Jason Christie Won’t Forget His Recent Elite Win

 

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Strict Fuel Management Key to Yamaha Pro’s Sabine River Success

 

Jason Christie has been a bass fisherman for more than 35 years, long enough that he can’t remember his first largemouth or even his first bass tournament, but chances are the Yamaha Pro won’t soon forget his Bassmaster® Elite victory on the Sabine River in Texas this past April.

Jason Christie Won’t Forget His Recent Elite Win Strict Fuel Management Key to Yamaha Pro’s Sabine River SuccessJason Christie has been a bass fisherman for more than 35 years,

During the four-day event, Christie ran approximately 70 miles each day to a tiny, remote creek where he could throw his spinnerbait or flip visible cover for four hours before beginning the long, tortuous run back to the weigh-in. There were no places to refuel along the way, so he was limited to 40 gallons of gasoline for the round-trip.

That was only one of several ongoing challenges he faced.

On the third day of competition, the river rose six feet and completely flooded the visible cover he’d been targeting. Christie had been leading the tournament since the second day, but just barely; entering the final day his lead had fallen to only 15 ounces.

“It turned into a pretty dramatic tournament, mainly because of variables I could not control, and I don’t like dramatics,” laughs the Oklahoma angler.  “In three previous Elite tournaments on the Sabine, I had never earned a check, and when I saw the high water that third day, I thought the river was going to beat me again.

Jason Christie Won’t Forget His Recent Elite Win Strict Fuel Management Key to Yamaha Pro’s Sabine River SuccessJason Christie has been a bass fisherman for more than 35 years,

“I had been getting 40 to 50 bites a day in
that little creek, but that day I only got seven bites.  Fortunately, I managed to catch five fish, and even though they totaled less than seven pounds, every ounce turned out to be critical that day.  The final day I caught just over eight pounds, and won the tournament by 22 ounces.”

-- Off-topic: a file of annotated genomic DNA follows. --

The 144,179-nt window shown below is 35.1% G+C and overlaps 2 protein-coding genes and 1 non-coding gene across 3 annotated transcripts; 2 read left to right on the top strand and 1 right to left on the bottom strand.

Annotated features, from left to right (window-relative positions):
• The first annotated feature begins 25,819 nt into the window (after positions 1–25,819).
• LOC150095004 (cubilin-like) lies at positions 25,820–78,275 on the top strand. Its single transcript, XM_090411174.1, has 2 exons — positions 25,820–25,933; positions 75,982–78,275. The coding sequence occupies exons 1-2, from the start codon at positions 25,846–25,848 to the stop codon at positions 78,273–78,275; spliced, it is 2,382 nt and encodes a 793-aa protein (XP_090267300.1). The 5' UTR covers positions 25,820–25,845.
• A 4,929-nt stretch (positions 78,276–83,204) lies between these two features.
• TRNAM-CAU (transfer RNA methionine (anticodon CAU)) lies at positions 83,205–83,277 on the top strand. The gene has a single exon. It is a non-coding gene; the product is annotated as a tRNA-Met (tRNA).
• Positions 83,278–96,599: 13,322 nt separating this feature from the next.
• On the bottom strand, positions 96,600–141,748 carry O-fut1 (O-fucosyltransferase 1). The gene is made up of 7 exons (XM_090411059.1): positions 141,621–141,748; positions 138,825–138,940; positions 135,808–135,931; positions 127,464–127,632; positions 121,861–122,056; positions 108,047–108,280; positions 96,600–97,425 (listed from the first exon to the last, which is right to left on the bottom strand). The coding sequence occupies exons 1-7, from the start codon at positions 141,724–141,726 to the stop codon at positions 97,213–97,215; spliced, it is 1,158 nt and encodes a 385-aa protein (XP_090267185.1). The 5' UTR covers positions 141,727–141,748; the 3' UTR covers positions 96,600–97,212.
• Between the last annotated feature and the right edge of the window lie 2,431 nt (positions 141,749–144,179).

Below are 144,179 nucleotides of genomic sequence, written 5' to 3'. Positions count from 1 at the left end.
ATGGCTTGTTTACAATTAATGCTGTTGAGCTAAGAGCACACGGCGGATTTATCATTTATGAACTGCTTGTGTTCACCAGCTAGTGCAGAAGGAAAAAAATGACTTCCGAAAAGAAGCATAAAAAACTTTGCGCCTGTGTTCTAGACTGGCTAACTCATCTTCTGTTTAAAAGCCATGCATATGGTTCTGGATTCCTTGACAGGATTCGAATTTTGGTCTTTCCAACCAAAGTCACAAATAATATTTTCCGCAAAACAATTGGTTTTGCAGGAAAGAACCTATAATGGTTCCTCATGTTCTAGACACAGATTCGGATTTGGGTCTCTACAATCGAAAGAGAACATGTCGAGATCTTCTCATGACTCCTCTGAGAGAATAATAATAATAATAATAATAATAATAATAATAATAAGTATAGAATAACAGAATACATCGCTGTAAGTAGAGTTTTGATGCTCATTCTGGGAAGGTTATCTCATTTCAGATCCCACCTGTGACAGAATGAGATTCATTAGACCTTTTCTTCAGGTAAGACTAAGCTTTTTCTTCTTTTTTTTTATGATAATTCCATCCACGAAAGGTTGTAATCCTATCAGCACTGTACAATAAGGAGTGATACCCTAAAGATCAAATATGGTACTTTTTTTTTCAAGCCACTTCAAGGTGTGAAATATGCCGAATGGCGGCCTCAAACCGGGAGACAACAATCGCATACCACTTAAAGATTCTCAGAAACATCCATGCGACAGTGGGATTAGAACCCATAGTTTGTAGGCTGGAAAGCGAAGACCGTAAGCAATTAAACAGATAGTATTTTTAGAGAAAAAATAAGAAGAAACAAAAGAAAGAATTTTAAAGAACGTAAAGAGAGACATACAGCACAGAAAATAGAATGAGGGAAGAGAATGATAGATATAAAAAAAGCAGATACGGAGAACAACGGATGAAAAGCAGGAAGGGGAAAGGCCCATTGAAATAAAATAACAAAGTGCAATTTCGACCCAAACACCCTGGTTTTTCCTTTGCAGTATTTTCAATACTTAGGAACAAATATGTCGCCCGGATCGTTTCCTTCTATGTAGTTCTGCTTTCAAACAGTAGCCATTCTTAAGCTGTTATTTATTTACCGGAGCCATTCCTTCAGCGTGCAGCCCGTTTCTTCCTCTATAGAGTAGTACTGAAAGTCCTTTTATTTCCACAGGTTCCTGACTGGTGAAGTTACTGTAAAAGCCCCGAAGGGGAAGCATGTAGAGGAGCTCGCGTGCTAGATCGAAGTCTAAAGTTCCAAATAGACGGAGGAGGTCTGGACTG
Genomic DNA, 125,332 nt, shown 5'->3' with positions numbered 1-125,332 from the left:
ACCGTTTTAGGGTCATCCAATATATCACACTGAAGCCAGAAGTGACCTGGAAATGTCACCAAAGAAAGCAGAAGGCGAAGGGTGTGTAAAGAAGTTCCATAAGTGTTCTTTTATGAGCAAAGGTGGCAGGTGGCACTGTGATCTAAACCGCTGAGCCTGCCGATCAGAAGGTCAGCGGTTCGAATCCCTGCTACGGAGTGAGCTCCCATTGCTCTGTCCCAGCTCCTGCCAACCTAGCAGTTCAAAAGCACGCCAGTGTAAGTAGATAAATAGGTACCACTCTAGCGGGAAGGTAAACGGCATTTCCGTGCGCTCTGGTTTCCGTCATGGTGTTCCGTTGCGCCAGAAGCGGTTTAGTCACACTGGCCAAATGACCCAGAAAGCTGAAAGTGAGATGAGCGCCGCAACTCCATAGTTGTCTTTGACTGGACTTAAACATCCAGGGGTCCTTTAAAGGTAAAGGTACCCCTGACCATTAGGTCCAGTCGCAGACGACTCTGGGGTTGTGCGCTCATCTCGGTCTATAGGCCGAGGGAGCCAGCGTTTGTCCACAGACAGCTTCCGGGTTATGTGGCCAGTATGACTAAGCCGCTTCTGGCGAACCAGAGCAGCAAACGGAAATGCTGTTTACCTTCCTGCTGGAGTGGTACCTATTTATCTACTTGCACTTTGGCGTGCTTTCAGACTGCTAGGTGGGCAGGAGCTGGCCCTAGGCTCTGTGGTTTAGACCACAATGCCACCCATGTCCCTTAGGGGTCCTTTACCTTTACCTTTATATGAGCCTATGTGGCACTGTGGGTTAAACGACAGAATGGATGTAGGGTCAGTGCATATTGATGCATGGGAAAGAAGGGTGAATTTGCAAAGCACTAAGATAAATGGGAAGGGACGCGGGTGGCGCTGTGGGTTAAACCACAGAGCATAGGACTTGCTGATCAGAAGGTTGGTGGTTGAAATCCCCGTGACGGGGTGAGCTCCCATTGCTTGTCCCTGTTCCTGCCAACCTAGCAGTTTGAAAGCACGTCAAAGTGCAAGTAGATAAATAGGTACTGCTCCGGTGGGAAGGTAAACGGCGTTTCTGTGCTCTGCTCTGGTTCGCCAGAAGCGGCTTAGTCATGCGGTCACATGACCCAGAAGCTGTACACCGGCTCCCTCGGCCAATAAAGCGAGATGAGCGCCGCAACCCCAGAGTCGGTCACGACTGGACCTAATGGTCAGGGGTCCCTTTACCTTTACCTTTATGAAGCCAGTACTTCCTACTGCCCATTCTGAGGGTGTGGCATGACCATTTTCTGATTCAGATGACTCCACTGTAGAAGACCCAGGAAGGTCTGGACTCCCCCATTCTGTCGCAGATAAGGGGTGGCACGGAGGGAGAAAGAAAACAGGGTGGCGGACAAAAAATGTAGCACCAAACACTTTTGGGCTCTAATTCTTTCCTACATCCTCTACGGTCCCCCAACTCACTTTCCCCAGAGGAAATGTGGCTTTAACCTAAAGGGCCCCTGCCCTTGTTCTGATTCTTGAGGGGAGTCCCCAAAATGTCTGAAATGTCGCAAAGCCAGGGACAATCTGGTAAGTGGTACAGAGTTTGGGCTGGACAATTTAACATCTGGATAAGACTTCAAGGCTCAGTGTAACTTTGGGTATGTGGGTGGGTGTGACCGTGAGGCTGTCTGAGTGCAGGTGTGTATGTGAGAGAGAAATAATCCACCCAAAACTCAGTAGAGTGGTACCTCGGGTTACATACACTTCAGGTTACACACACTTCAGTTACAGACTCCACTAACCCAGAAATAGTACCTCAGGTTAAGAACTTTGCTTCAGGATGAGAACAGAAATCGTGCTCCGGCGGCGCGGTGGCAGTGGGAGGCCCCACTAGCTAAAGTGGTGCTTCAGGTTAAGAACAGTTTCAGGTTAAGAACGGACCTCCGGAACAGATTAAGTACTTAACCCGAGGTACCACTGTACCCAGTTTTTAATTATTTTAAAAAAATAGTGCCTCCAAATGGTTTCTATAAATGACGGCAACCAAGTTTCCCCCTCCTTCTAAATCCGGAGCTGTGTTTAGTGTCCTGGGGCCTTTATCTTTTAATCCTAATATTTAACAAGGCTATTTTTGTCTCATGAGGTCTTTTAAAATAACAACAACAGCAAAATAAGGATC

Ounces of fuel was just as critical as ounces of bass for the Yamaha Pro.  Even though the creek he fished was only about 40 straight-line miles from the launching area, the river’s twists and turns nearly doubled that distance.  Christie, one of several Elite Pros fishing this season in an Xpress® X-21 aluminum boat with a Yamaha SHO® 250, estimated he had to navigate as many as 250 hard turns and bends on each run.

Jason Christie Won’t Forget His Recent Elite Win Strict Fuel Management Key to Yamaha Pro’s Sabine River SuccessJason Christie has been a bass fisherman for more than 35 years,

“To help conserve gasoline, I took out 150 pounds of extra tackle, including 14 of the 20 rods I normally have with me,” he explained.  “Yamaha technicians had also rigged a special NMEA® interface cable from my engine to my sonar screen so I had a digital display showing exactly how much fuel I was using.  On the second day after I returned to the weigh-in, I only had half a gallon of gas left in the tank.

“To conserve fuel, even more, I kept the engine under 4,000 rpm the entire trip, holding my speed between 35 and 40 mph, but once the river rose because of more water being released through the Toledo Bend dam, I was actually able to cut through all the corners a little straighter.  When I came in after the final day, I had about two gallons of gas remaining.”

The Sabine River victory marked Christie’s fourth Elite win, and he will remember it for still another reason.  It had been four years since his last Elite victory, a 2017 win with smallmouth on  Michigan’s Lake St. Clair.  He admits he was beginning to wonder if he would, or could, win again.

Jason Christie Won’t Forget His Recent Elite Win Strict Fuel Management Key to Yamaha Pro’s Sabine River SuccessJason Christie has been a bass fisherman for more than 35 years,

“I had been close several times since the St. Clair win,” the Yamaha Pro remembers, “so I think I was starting to get a little frustrated because by nature I’m so competitive.  Even though I know I can’t possibly win every tournament I fish in, it doesn’t stop me from wanting to win it.

“That’s how my father and my uncle taught me to fish.  I began tournament fishing with them in team events when I was very young.  I don’t remember my first tournament with them, but I do remember we only fished for the five largest bass we could catch, and that’s still how I fish today.” Y

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